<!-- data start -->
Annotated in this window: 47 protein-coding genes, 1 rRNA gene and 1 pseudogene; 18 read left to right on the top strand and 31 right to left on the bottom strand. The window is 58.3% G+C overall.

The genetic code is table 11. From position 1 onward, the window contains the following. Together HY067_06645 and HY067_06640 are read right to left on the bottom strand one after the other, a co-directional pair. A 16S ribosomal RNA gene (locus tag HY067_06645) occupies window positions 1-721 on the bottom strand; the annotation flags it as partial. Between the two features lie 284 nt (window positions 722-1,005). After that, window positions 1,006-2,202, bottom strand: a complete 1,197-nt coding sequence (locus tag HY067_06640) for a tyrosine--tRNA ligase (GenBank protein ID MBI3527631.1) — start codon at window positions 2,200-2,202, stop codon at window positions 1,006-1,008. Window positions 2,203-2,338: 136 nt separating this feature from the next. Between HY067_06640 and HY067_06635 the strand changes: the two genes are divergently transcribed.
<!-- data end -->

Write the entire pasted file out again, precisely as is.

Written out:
Annotated in this window: 47 protein-coding genes, 1 rRNA gene and 1 pseudogene; 18 read left to right on the top strand and 31 right to left on the bottom strand. The window is 58.3% G+C overall.

The genetic code is table 11. From position 1 onward, the window contains the following. Together HY067_06645 and HY067_06640 are read right to left on the bottom strand one after the other, a co-directional pair. A 16S ribosomal RNA gene (locus tag HY067_06645) occupies window positions 1-721 on the bottom strand; the annotation flags it as partial. Between the two features lie 284 nt (window positions 722-1,005). After that, window positions 1,006-2,202, bottom strand: a complete 1,197-nt coding sequence (locus tag HY067_06640) for a tyrosine--tRNA ligase (GenBank protein ID MBI3527631.1) — start codon at window positions 2,200-2,202, stop codon at window positions 1,006-1,008. Window positions 2,203-2,338: 136 nt separating this feature from the next. Between HY067_06640 and HY067_06635 the strand changes: the two genes are divergently transcribed.